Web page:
Balancing out the gender equity equation, smartly

In a sector known for its colossal gender skill gap, OBLU Select Lobigili resort in the Maldives has taken conscious steps to have 85% women in its workforce
Balancing out the gender equity equation, smartly

As the Maldives emerges from an 18-year unprecedented dip in business following the lockdowns, the government has decided to up the ante for economic diversification and create more job opportunities for the citizens.

The Millennium Development Goals (MDGs) stresses on promoting gender equality and empowerment to achieve its diversification goals.

And the hospitality industry is at the centre of the government’s vision. At OBLU Select Lobigili resort in the Maldives, the 30-year old Sudha Gade exuberantly greets guests. Originally from Mysore, she has worked in hotels across India, the UAE, and Bahrain and is now a restaurant captain at this Ylang Ylang restaurant at this newly opened Maldivian retreat. Monica Olga, who is 32, is the island hostess at this popular destination for honeymooning couples. An Indonesian, she is ideally at home at the resort, where she is assigned guest relations for select villas.

A look around the property reveals an interesting fact. A majority of the workforce at this 24-villa resort comprises women, most of whom are non-Maldivians. This is not an accidental occurrence but a strategic plan by Atmosphere Hotels and Resorts, which owns the property.

Jorge Amaro, General Manager of OBLU Select Lobigili and the upcoming OBLU Xperience, which belongs to the Maldives-focused hotel chain, revealed that this particular property was envisaged as a women-run establishment. "While it is not possible to be exclusively women-driven, almost 85% of the 100-strong workforce comprises women. This is an unusual concept in the Maldives, where usually women constitute a maximum of 25% staff strength," he elaborated. "Some might go up to 35%, but it is rare to have them in the majority."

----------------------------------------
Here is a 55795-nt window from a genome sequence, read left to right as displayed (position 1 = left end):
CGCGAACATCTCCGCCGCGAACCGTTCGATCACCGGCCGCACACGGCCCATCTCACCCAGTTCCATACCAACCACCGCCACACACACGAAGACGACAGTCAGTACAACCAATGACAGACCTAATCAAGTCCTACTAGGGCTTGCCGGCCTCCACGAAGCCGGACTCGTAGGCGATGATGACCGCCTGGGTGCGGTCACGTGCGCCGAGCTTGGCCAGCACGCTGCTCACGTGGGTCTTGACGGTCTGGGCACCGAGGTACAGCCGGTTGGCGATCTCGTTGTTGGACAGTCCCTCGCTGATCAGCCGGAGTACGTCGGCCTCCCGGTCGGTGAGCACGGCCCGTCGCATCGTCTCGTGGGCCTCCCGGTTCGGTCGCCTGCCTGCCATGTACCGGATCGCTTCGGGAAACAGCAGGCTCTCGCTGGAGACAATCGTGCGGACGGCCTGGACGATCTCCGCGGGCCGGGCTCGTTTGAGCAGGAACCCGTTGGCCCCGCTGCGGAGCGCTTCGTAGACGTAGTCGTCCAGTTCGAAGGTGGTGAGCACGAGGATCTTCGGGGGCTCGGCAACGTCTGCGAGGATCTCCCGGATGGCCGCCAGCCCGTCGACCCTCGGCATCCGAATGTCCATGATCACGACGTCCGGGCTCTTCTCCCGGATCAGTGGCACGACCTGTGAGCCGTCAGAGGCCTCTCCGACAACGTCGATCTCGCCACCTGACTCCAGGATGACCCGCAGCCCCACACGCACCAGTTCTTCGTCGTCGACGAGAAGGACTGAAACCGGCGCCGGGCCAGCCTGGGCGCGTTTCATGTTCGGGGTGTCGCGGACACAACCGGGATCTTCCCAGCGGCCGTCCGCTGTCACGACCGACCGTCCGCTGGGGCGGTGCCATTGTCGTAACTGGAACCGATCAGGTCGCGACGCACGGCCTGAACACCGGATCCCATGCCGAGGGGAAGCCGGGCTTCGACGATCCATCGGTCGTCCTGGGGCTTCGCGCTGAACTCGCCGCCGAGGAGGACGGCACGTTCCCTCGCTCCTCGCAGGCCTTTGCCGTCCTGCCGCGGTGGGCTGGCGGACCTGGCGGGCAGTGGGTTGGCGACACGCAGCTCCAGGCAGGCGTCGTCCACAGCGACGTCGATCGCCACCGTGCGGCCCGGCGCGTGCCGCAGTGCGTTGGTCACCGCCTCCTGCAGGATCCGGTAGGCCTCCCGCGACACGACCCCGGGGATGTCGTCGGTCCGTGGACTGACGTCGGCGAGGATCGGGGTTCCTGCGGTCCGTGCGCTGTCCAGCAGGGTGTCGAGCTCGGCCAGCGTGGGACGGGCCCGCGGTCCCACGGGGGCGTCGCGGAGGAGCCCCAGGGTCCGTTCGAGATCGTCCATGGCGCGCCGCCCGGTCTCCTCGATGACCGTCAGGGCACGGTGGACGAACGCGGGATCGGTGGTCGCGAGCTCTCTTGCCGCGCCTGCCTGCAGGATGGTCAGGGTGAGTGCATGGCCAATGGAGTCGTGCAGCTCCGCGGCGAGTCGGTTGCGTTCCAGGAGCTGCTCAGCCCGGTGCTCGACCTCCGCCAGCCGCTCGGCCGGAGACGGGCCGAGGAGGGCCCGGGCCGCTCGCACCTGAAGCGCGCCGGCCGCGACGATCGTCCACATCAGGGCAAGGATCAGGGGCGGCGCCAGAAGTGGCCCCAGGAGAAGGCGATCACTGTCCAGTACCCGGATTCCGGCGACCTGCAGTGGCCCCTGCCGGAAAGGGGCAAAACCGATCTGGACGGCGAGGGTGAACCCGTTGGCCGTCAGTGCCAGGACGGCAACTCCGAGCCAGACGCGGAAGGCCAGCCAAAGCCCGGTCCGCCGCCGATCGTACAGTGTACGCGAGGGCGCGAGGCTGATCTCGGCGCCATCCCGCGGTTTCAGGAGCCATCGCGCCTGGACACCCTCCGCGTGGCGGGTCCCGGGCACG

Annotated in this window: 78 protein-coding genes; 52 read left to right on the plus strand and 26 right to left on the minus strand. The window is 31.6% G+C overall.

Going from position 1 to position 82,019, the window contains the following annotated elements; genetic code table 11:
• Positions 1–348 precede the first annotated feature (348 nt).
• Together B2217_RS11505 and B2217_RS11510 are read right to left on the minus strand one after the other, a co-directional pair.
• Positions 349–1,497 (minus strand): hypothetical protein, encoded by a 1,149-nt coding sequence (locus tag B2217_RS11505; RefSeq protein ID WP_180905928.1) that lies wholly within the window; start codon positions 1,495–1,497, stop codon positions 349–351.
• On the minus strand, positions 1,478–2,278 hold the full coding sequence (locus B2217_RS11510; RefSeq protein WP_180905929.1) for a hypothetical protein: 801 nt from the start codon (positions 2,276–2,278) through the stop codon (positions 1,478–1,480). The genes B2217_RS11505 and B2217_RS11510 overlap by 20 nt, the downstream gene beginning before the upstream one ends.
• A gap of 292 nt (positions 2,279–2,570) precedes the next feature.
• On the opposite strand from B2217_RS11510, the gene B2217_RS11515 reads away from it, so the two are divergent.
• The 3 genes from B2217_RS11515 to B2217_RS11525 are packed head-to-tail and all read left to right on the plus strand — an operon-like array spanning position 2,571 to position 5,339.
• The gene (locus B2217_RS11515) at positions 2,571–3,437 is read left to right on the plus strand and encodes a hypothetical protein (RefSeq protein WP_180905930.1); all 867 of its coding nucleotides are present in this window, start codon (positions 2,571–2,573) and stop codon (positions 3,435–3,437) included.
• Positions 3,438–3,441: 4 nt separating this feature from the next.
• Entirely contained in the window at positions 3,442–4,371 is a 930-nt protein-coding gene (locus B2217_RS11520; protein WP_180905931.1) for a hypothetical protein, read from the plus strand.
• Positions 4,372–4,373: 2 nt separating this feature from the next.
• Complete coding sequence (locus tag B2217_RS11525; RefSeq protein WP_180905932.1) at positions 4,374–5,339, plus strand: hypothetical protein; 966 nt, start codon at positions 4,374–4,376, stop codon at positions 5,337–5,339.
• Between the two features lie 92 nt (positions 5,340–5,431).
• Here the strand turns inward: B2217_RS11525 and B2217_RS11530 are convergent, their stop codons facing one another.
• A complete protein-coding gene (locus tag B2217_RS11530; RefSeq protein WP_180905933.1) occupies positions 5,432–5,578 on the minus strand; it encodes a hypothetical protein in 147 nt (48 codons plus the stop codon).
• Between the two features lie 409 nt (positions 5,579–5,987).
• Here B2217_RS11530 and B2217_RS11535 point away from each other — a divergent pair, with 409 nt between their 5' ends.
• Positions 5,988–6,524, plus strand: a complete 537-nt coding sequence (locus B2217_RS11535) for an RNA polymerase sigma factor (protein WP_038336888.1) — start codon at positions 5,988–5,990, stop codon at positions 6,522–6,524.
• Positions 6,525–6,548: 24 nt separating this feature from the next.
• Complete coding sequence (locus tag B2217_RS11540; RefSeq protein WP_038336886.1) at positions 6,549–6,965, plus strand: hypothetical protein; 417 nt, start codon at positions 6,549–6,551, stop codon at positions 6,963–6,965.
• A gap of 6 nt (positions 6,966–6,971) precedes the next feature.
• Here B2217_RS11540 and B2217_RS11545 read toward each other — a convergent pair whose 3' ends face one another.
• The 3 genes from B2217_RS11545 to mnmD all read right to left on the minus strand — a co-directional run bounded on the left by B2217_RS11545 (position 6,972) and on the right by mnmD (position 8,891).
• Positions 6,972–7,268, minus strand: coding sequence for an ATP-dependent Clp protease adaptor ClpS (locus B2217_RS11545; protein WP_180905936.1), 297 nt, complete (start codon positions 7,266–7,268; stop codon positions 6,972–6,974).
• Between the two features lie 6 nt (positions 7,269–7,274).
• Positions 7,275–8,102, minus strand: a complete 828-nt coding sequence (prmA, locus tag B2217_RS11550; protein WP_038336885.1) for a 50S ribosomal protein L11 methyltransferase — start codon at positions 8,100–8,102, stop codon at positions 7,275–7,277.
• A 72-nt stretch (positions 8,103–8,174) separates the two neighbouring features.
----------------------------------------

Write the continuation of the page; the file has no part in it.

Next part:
Jorge, however, added that the soon-to-launch OBLU Xperience - separated by a walkway from OBLU Select Lobigili - will have a different gender ratio in the workforce. Females will comprise just around 25% because the resort has to employ locals as per government policies. "Since women from

the mainland are less likely to join the hospitality sector, we have more men making up the big chunk of the workforce," he explained.

OBLU Select Lobigili resort in the Maldives


According to various reports, the Maldives, which has over 1000 islands, has more than 150 resorts and 600 guesthouses with a bed capacity of approximately 40,000. It is largely dependent on the tourism business, which is the main driver of growth, jobs, and revenues.

In 2020, just 555,494 tourists visited the nation, while this number did rise to around 1.3 million in 2021. The country has been working hard to attract tourists from new and emerging markets to supplement shortfalls in arrivals from traditionally high-performing regions like China, Europe and the Americas. Currently, Indias are amongst the country's highest visitors, accounting for 22.1% of tourist footfall in 2021.

It has been noticed that women's participation in the labour force is higher in sectors like education, health, agriculture, and manufacturing but relatively low in tourism. This is ironic considering that 40% of the Maldives economy runs on tourism.